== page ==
In English, words like "second", "third" etc. (also "next", I guess) can be used with a superlative to count down from the maximum.

Some dictionaries call "second" an adverb in this context (e.g. MW, AHD) but the OED covers this usage under its entry for the adjective.

It's not obvious to me how to analyze it. It does seem plausible to me that it is an adjective that modifies "most common problem" in a specialized way: (second (most common problem). This seems to be the structure given by the Link Grammar Parser by Davy Temperley, Daniel Sleator and John Lafferty:

    |              +---------------Ost---------------+     |
    |              |   +--------------Ds-------------+     |
    +---Wd---+-Ss*b+   +---L--+      +--EA--+----A---+     |
    |        |     |   |      |      |      |        |     |

LEFT-WALL this.p is.v the second.a most common.a problem.n . 

Constituent tree:

(S (NP This)
   (VP is
       (NP the
           (ADJP second)
           (ADJP (ADVP most)

But it also seems kind of like "second" is an adverb that modifies the meaning of "most common": ([second (most common)] problem). Of course, "the second most common" can be used without any explicit following noun, but I don't know if this is relevant, since I guess that could be analyzed as a kind of ellipsis.

A third possibility that seems to feel right to some people (although I don't really get why) is "([(second most) common] problem)". I don't know if the fact that some people say things like "the most and second most important reason(s)" would support this analysis. I feel like the existence of phrases like "second oldest" or "second highest" counts as evidence against this analysis, because these examples show that "second" can be used with superlatives that don't contain the adverb "most".

Is there any published linguistic work that analyzes the syntax of this construction? If not, could someone post an answer that presents an analysis based on linguistic principles?

  • It doesn't necessarily prove anything about the English syntax, but it is interesting to think about related languages where adverb uses are distinguishable from adjective uses because adjectives agree with the noun. In German it's like an adverb, whereas in French and Russian "second" agrees with the noun. – Adam Bittlingmayer Aug 11 '18 at 17:24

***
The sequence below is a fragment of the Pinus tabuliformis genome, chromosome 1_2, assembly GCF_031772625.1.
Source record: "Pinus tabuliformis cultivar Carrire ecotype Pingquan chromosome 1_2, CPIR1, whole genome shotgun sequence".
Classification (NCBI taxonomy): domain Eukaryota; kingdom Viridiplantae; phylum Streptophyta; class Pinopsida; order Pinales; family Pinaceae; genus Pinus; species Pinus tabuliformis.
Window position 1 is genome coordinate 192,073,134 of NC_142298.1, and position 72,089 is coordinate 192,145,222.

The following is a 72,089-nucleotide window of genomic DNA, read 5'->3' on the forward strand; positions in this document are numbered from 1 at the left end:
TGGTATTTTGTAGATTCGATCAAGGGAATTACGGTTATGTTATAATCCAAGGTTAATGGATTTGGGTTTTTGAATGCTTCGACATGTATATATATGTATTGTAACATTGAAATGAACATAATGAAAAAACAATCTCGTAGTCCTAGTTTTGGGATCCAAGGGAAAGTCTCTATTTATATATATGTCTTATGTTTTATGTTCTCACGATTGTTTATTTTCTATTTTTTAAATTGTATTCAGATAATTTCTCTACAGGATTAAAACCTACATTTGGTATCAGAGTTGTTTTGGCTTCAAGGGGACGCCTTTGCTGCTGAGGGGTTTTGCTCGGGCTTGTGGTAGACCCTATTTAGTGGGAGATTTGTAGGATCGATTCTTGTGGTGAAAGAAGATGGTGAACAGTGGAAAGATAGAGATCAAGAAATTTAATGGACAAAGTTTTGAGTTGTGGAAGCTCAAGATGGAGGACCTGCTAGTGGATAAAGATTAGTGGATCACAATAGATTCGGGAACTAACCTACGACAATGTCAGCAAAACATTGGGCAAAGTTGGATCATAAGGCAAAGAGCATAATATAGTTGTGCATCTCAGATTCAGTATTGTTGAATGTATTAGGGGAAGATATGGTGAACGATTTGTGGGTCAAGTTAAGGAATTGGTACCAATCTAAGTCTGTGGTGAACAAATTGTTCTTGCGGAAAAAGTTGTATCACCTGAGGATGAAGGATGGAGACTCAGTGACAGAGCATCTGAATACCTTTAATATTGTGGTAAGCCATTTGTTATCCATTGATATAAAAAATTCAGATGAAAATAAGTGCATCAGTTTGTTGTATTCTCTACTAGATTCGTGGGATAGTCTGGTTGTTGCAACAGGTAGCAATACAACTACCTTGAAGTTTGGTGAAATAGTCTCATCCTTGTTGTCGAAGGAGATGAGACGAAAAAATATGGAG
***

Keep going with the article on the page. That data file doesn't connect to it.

• @A.M.Bittlingmayer: I wondered about that. My impression is that there are some French words that are analyzed as adverbs, but that show some kind of agreement with the adjective (or its head noun). E.g. "tout". – brass tacks Aug 11 '18 at 22:09
  • Example sentence? I assume you mean some equivalent to en.wiktionary.org/wiki/aller- (which is really analysable as equivalent to "von allen"), but nothing occurs to me. – Adam Bittlingmayer Aug 12 '18 at 8:14
  • Anyway the German example ("zweithäufigst") ist like an adverb or prefix (like "pen-" in "penultimate"), whereas as far as I can tell from Google Translate it is more like French in Danish, Afrikaans, Dutch and Frisian for productive formations (like "third"), with some exceptions for a few special cases like "next-". I looked at those since English is somehow a combination of those but with atrophied adjective agreement. – Adam Bittlingmayer Aug 12 '18 at 8:28
  • @A.M.Bittlingmayer: I'm talking about forms like "une galerie toute petite" and "des galeries toutes petites" (examples taken from "The Principle of Phonology-Free Syntax: four apparent counterexamples in French", by Miller, Pullum and Zwicky, 1996). Here, the adverb tout [tu] is inflected to [tut], showing gender agreement with the following adjective. (Miller, Pullum and Zwicky argue that the agreement in number that is present in the standard spelling (but not pronunciation) of "des galeries toutes petites" is artificial.) – brass tacks Aug 12 '18 at 17:40

The primary question was for a reference to scholarly treatment of the problem. Until somebody can deliver this, I might as well try to provoke it with a moon shot. You ask for an analysis based on indefinite "linguistic principles". As there is no agreement on definite "linguistic principles", the question is too open and cannot yield a correct answer, only opinion.

From descriptive stand point, the construction is ambiguous. Ambiguity serves a purpose, because it increases understanding across different speakers so that parsing in multiple ways works without change in meaning. This is especially important for language acquisition.